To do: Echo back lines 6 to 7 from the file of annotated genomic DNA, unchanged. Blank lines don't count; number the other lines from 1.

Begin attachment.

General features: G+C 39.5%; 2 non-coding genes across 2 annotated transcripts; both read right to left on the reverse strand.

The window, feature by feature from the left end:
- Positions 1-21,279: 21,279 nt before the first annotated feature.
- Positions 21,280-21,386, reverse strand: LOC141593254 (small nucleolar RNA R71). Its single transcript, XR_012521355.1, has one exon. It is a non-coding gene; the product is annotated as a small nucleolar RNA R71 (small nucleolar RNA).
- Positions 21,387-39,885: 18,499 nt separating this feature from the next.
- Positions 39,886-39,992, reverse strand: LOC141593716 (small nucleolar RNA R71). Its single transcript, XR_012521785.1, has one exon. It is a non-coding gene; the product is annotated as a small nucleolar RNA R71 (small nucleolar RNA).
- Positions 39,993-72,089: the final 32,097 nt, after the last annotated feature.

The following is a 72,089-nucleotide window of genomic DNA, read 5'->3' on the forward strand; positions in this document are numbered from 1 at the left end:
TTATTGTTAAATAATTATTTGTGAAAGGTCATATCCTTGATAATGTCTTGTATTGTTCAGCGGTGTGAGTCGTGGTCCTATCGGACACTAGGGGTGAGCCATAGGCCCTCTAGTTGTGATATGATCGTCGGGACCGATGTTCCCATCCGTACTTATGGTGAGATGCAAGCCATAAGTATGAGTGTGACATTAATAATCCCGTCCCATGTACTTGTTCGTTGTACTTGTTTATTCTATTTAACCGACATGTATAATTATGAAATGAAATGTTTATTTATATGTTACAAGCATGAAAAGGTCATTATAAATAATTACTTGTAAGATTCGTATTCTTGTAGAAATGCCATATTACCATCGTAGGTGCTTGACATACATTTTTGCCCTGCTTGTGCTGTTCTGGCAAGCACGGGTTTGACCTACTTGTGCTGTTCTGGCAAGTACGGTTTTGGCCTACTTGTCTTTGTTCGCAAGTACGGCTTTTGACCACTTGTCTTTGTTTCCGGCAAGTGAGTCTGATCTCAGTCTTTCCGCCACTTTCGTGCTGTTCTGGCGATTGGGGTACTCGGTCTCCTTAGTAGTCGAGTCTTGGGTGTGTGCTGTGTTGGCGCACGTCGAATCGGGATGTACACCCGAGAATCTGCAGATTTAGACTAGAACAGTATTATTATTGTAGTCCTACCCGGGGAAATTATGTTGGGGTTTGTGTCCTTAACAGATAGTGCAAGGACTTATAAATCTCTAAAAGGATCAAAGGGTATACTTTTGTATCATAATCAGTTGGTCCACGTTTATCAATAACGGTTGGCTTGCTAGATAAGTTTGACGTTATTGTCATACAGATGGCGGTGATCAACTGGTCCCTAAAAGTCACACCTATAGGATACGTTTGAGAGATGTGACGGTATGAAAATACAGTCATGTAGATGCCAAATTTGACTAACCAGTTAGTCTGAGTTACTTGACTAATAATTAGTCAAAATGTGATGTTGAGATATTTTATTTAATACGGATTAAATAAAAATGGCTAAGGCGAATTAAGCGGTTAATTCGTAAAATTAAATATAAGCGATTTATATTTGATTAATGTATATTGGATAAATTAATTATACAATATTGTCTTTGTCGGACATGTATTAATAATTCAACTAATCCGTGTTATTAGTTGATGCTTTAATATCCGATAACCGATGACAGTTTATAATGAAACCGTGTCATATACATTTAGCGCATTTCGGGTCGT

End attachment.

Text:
- Positions 39,886-39,992, reverse strand: LOC141593716 (small nucleolar RNA R71). Its single transcript, XR_012521785.1, has one exon. It is a non-coding gene; the product is annotated as a small nucleolar RNA R71 (small nucleolar RNA).
- Positions 39,993-72,089: the final 32,097 nt, after the last annotated feature.